A governor on the board of the Federal Reserve has backed the US central bank further slowing the pace of its interest rate increases to a quarter of a percentage point at its upcoming policy meeting, even as he warned of further monetary tightening ahead.
The comments from Christopher Waller, who sits on the Federal Open Market Committee that is responsible for deciding monetary policy and has been one of its most hawkish members, come on the final day officials can make public remarks ahead of the next rate-setting meeting that wraps up on February 1.
“Based on the data in hand at this moment, there appears to be little turbulence ahead, so I currently favour a 25-basis point increase at the FOMC’s next meeting at the end of this month,” he said at an event hosted by the Council on Foreign Relations in New York on Friday.
“Beyond that, we still have a considerable way to go towards our 2 per cent inflation goal, and I expect to support continued tightening of monetary policy,” he added.
In backing a smaller move, which would represent a return to a more normal pace of tightening after a string of half-point and 0.75 point rate increases last year, Waller outlined what he called the “case for cautious optimism” about the trajectory of inflation and, in turn, the economic outlook.
Fuelling this more positive view are mounting signs that consumer spending is ebbing, business activity is slowing and demand for workers has also cooled off, leading to what Waller noted was an “encouraging” moderation in wage growth.
“The FOMC’s goal in raising interest rates is to dampen demand and economic activity to support further reductions in inflation,” he said in prepared remarks. “And there is ample evidence that this is exactly what is going on in the business sector.”
He added: “The goal is not, I would emphasise, to halt economic activity, and so we will be watching these sectors closely to see how this moderation continues.”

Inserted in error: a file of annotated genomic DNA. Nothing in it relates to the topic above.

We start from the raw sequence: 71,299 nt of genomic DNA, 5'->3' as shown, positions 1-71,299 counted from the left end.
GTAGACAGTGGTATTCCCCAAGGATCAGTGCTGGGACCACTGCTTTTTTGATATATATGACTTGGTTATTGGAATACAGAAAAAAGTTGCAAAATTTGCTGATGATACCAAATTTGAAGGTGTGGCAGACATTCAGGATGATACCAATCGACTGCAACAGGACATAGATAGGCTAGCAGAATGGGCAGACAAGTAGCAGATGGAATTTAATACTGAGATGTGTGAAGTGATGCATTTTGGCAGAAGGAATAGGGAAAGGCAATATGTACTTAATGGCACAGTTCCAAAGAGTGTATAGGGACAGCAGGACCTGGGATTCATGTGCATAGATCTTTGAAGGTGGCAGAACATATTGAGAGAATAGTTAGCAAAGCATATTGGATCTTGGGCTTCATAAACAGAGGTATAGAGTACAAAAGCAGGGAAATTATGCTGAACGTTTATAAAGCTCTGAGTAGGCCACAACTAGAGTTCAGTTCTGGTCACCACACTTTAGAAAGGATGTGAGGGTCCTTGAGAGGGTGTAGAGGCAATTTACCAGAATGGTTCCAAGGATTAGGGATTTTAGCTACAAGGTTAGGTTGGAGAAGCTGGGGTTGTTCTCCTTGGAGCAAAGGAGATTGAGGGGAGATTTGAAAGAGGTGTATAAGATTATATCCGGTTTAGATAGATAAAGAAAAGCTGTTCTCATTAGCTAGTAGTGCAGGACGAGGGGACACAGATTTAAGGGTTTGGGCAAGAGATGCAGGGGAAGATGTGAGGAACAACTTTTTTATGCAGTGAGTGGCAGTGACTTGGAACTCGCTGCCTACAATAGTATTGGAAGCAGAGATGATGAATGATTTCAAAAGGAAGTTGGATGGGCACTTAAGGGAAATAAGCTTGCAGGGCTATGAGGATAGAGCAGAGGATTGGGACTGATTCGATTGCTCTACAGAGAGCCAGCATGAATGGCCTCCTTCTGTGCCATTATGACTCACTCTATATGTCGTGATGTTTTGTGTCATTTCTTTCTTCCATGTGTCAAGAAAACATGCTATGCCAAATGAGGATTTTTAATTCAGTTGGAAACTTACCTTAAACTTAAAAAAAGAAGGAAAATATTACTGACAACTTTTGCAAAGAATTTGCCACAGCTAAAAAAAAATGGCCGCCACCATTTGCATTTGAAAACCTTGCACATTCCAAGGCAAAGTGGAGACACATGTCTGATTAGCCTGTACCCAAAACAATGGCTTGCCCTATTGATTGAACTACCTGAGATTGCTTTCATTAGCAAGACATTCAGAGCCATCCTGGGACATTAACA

Waller said he was still “optimistic” that the Fed could avoid tipping the US economy into recession and pull off a “soft landing”.
Having moved aggressively since March to tighten monetary policy, Fed officials are now debating how much more to squeeze the economy now that their policy actions are starting to have an effect.
A quarter-point rate rise in February would lift the federal funds rate to a new target range of between 4.50 per cent and 4.75 per cent, still shy of the 5.1 per cent level that most officials believe it will be necessary to reach in order to get inflation fully under control.
Waller on Friday said that despite the improved data, he was “not ready yet to substantially alter” his outlook for inflation, due in part to concerns about again being caught off guard by the intensity and persistence of price pressures.
“Back in 2021, we saw three consecutive months of relatively low readings of core inflation before it jumped back up. We do not want to be head-faked,” he said. “I will be looking for the recent improvement in headline and core inflation to continue.”
That cautiousness echoed a sentiment expressed by Lael Brainard, the Fed’s vice-chair, and New York Fed president John Williams on Thursday, who both said the central bank must “stay the course” on further rate rises.
In a discussion that followed his remarks, Waller said bets among traders in fed funds futures markets that the central bank would cut rates by year-end rested on a “very optimistic view” that inflation would dissipate quickly.
“We have a different view,” he said. “Inflation is not going to just miraculously melt away. It’s going to be a slower, harder slog to get inflation down, and therefore we have to keep rates higher for longer and not start cutting rates by the end of the year”.